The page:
This is from Act 5, sc. 1 and it is spoken by the doctor who has been called to the Macbeth's castle to tend to Lady Macbeth. He is saying that people who have done a deed that will cause them to have a guilty conscience, will suffer from the guilt that the deed causes, particularly if the "unnatural deed" is the rumored killing of the king. He goes on to say that people suffering from such a guilty conscience are known to walk or talk in their sleep as a way of purging their minds of their guilty secret. The doctor knows that rumor has it that Macbeth may have killed Duncan and others and he realizes that Lady Macbeth, knowing about or having a hand in these deeds, most likely suffers from a very guilty conscience. He says, too, that Lady Macbeth needs religious intervention to help her mind and her soul, not anything he can give to her. She doesn't have a physical problem, she has an emotional or mental problem.
This insightful remark stems from both the doctor's observation of Lady Macbeth's unnatural behavior, what she says, and the remarks made by her gentlewoman. The doctor had earlier commented that Lady Macbeth's sleepwalking was "A great perturbation in nature," which suggests that her behavior was unnatural.
When he enquires what remarks Lady Macbeth had been making in this unusual state, her gentlewoman refuses to divulge any information, even when he insists that she may, to him. This makes it obvious that the lady had been mentioning incriminating details about her involvement in crime whilst walking in her sleep. The gentlewoman is, of course, afraid of betraying her lady by mentioning details of what she had heard her saying about her complicity in others' deaths.
When the doctor actually hears what Lady Macbeth says, he is quite intrigued. He remarks, "Well, well, well," which indicates that he has just been enlightened about something he had not been aware of. Lady Macbeth's whispering and actions are, in fact, a confession of what she has done. She continuously rubs her hands, attempting to remove an unseen stain and stating that it is a permanent blemish that can never be washed off. She utters that there is blood on her hands. The doctor muses that her "heart is sorely charged" which means that she is bearing a heavy burden and that she is deeply disturbed.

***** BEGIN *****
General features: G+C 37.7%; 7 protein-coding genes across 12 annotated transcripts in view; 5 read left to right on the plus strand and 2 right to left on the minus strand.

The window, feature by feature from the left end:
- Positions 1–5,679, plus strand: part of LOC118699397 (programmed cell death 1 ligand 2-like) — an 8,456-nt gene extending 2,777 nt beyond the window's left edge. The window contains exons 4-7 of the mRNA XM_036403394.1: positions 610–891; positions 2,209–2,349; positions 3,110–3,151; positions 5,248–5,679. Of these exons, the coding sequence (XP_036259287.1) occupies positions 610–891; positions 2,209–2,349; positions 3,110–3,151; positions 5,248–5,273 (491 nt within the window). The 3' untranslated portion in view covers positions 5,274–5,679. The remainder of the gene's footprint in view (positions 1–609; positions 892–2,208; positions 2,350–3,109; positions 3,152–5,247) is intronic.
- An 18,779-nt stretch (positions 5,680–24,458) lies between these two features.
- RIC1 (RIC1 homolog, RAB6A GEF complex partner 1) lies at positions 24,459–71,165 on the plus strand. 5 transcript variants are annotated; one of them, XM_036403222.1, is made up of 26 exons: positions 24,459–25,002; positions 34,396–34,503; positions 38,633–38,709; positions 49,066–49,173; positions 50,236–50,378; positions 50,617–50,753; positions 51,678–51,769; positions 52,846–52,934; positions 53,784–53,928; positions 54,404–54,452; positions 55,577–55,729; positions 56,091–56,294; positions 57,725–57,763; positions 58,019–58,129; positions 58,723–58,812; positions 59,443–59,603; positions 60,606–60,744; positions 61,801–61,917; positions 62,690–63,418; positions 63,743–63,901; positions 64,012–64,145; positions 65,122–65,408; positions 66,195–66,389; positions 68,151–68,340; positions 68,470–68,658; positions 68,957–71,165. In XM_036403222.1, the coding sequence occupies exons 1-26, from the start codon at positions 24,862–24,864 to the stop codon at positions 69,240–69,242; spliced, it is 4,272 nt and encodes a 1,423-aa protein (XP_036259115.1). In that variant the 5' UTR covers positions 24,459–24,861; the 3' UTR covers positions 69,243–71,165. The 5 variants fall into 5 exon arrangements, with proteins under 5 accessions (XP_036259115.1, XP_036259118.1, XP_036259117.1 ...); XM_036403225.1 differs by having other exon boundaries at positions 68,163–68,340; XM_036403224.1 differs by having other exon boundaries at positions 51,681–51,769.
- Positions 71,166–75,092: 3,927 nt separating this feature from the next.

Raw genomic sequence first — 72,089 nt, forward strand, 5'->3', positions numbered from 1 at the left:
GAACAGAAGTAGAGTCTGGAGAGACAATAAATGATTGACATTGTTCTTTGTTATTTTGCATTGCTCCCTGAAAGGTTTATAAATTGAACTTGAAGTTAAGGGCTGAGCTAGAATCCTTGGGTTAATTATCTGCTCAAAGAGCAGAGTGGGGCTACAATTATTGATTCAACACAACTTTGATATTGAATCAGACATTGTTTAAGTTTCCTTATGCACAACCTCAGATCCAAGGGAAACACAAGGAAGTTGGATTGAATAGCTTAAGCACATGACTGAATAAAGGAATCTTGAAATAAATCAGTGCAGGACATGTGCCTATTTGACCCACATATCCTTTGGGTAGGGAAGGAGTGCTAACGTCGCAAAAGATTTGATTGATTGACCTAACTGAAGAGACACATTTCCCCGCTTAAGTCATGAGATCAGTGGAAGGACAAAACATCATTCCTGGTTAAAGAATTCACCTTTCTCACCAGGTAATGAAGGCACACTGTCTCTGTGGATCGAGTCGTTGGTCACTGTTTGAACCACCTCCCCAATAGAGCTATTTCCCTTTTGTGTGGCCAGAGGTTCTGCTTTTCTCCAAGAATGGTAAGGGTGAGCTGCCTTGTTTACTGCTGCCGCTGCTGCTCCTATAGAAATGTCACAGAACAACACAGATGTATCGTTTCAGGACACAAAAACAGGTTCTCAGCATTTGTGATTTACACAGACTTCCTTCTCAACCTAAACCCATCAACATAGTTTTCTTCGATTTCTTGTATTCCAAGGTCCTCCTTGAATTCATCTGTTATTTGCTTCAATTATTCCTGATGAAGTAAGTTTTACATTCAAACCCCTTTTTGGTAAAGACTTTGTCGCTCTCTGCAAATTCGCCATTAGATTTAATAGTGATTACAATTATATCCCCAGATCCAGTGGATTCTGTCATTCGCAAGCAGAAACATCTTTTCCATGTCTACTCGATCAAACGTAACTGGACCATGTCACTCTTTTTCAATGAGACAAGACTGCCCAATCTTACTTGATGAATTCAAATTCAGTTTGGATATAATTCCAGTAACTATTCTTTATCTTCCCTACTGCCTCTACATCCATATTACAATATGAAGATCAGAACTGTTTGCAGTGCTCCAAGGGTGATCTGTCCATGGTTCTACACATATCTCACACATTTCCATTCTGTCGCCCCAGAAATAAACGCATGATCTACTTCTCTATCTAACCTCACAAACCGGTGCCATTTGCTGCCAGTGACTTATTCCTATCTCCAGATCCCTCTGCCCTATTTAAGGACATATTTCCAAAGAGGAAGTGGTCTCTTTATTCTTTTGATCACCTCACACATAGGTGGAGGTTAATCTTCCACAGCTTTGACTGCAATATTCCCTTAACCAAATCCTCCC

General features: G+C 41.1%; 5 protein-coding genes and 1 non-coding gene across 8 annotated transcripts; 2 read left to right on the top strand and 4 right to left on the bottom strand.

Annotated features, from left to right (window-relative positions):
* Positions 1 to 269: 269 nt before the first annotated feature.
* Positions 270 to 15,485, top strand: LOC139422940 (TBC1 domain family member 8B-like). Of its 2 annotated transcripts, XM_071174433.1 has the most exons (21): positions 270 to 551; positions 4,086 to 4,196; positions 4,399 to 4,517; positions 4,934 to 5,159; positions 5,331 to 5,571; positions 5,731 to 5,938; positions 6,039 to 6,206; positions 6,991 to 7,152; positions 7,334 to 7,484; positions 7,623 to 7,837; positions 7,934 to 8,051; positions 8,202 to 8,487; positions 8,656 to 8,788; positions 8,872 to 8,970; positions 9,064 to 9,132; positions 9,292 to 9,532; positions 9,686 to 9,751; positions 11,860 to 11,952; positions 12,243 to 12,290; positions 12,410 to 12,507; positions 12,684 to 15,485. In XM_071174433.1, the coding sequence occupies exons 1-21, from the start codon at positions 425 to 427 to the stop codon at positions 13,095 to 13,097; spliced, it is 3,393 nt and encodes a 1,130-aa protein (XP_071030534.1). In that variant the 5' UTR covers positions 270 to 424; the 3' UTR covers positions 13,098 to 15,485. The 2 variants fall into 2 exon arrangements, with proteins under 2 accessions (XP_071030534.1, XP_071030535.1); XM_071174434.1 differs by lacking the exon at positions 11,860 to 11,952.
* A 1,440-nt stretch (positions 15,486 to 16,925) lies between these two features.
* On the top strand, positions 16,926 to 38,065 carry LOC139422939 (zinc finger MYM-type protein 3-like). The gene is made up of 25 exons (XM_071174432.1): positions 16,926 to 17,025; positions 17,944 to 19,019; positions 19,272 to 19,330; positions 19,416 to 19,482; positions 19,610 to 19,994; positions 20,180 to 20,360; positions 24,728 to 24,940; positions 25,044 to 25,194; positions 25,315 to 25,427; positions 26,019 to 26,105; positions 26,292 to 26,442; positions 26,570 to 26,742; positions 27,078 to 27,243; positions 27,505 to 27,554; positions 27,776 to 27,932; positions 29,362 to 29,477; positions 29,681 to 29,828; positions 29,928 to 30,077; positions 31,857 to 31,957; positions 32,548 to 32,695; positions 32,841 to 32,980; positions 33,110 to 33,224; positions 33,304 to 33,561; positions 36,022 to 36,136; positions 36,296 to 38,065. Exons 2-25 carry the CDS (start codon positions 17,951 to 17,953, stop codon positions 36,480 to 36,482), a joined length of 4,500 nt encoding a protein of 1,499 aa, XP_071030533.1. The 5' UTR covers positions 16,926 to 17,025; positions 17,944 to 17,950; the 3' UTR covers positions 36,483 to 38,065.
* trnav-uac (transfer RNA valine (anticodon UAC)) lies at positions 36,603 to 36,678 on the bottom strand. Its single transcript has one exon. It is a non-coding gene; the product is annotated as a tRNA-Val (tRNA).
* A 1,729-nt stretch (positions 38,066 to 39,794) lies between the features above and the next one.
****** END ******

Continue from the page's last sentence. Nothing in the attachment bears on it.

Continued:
He had already declared that he does not have the means to cure her of what he suspects is her overwhelming guilt.
This disease is beyond my practise....
His statement that he knows of those who had walked in their sleep but died "holily in their beds" suggests that they had found redemption, which he believes Lady Macbeth is seeking.
Lady Macbeth's direct reference to Banquo and her contention that what has been done cannot be undone convinces the doctor that she is, unknowingly, confessing her guilt for having been part of terrible crimes.
It is then that he mentions that there is the suggestion of something foul permeating the country and that any act which goes against nature would result in unnatural outcomes and bring unwanted complications. In this instance he means that any crime becomes a breeding place for greater perturbation and problems.
The doctor is suggesting that Lady Macbeth's thoughts and her conscience have been diseased by the unnatural deeds that she has been involved in, thus causing her great harm. Her conscience is eating away at her and those like her will ordinarily confess their misdeeds to things which cannot hear, to rid themselves of guilt. In such a situation, their confessions would be inconsequential.
Lady Macbeth, however, has been completely engulfed by remorse. He suggests that she needs divine intervention for a cure because he cannot heal her. In other words, Lady Macbeth must seek forgiveness from God; human intervention will not save her.